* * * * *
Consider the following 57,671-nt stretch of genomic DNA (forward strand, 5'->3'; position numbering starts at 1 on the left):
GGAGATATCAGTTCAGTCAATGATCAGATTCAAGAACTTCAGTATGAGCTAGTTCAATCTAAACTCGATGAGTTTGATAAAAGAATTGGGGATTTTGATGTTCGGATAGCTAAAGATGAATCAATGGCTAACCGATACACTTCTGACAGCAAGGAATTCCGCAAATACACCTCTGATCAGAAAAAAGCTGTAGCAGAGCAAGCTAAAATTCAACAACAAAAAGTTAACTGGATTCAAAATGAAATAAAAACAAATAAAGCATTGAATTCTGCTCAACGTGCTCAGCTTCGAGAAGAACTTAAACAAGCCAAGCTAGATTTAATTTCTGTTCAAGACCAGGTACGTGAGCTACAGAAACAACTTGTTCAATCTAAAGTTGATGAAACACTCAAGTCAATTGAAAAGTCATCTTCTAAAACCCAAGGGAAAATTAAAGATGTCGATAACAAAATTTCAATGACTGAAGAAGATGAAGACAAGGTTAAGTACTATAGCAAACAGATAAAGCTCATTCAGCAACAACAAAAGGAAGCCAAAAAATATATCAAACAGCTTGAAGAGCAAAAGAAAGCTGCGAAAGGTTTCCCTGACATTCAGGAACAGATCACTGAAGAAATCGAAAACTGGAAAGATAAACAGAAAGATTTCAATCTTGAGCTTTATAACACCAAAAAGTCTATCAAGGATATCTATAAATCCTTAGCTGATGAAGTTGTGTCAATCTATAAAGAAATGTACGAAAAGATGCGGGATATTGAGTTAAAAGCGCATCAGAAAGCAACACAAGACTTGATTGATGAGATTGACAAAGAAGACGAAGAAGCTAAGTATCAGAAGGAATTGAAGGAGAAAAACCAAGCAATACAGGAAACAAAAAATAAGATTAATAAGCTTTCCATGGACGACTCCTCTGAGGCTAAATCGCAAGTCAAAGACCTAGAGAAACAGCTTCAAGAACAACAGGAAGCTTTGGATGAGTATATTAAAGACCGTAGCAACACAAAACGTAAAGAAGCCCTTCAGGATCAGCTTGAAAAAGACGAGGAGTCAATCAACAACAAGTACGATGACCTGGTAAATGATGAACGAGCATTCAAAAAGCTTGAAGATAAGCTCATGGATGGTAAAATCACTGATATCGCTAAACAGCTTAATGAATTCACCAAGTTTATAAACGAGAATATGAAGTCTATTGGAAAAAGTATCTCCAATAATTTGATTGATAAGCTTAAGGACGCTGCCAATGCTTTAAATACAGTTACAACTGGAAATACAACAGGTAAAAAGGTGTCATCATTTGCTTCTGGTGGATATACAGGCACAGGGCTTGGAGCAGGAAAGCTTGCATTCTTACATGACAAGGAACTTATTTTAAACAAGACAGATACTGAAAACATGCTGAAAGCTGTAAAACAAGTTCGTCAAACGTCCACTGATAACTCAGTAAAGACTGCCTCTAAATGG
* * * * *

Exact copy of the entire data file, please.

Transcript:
Consider the following 57,671-nt stretch of genomic DNA (forward strand, 5'->3'; position numbering starts at 1 on the left):
GGAGATATCAGTTCAGTCAATGATCAGATTCAAGAACTTCAGTATGAGCTAGTTCAATCTAAACTCGATGAGTTTGATAAAAGAATTGGGGATTTTGATGTTCGGATAGCTAAAGATGAATCAATGGCTAACCGATACACTTCTGACAGCAAGGAATTCCGCAAATACACCTCTGATCAGAAAAAAGCTGTAGCAGAGCAAGCTAAAATTCAACAACAAAAAGTTAACTGGATTCAAAATGAAATAAAAACAAATAAAGCATTGAATTCTGCTCAACGTGCTCAGCTTCGAGAAGAACTTAAACAAGCCAAGCTAGATTTAATTTCTGTTCAAGACCAGGTACGTGAGCTACAGAAACAACTTGTTCAATCTAAAGTTGATGAAACACTCAAGTCAATTGAAAAGTCATCTTCTAAAACCCAAGGGAAAATTAAAGATGTCGATAACAAAATTTCAATGACTGAAGAAGATGAAGACAAGGTTAAGTACTATAGCAAACAGATAAAGCTCATTCAGCAACAACAAAAGGAAGCCAAAAAATATATCAAACAGCTTGAAGAGCAAAAGAAAGCTGCGAAAGGTTTCCCTGACATTCAGGAACAGATCACTGAAGAAATCGAAAACTGGAAAGATAAACAGAAAGATTTCAATCTTGAGCTTTATAACACCAAAAAGTCTATCAAGGATATCTATAAATCCTTAGCTGATGAAGTTGTGTCAATCTATAAAGAAATGTACGAAAAGATGCGGGATATTGAGTTAAAAGCGCATCAGAAAGCAACACAAGACTTGATTGATGAGATTGACAAAGAAGACGAAGAAGCTAAGTATCAGAAGGAATTGAAGGAGAAAAACCAAGCAATACAGGAAACAAAAAATAAGATTAATAAGCTTTCCATGGACGACTCCTCTGAGGCTAAATCGCAAGTCAAAGACCTAGAGAAACAGCTTCAAGAACAACAGGAAGCTTTGGATGAGTATATTAAAGACCGTAGCAACACAAAACGTAAAGAAGCCCTTCAGGATCAGCTTGAAAAAGACGAGGAGTCAATCAACAACAAGTACGATGACCTGGTAAATGATGAACGAGCATTCAAAAAGCTTGAAGATAAGCTCATGGATGGTAAAATCACTGATATCGCTAAACAGCTTAATGAATTCACCAAGTTTATAAACGAGAATATGAAGTCTATTGGAAAAAGTATCTCCAATAATTTGATTGATAAGCTTAAGGACGCTGCCAATGCTTTAAATACAGTTACAACTGGAAATACAACAGGTAAAAAGGTGTCATCATTTGCTTCTGGTGGATATACAGGCACAGGGCTTGGAGCAGGAAAGCTTGCATTCTTACATGACAAGGAACTTATTTTAAACAAGACAGATACTGAAAACATGCTGAAAGCTGTAAAACAAGTTCGTCAAACGTCCACTGATAACTCAGTAAAGACTGCCTCTAAATGG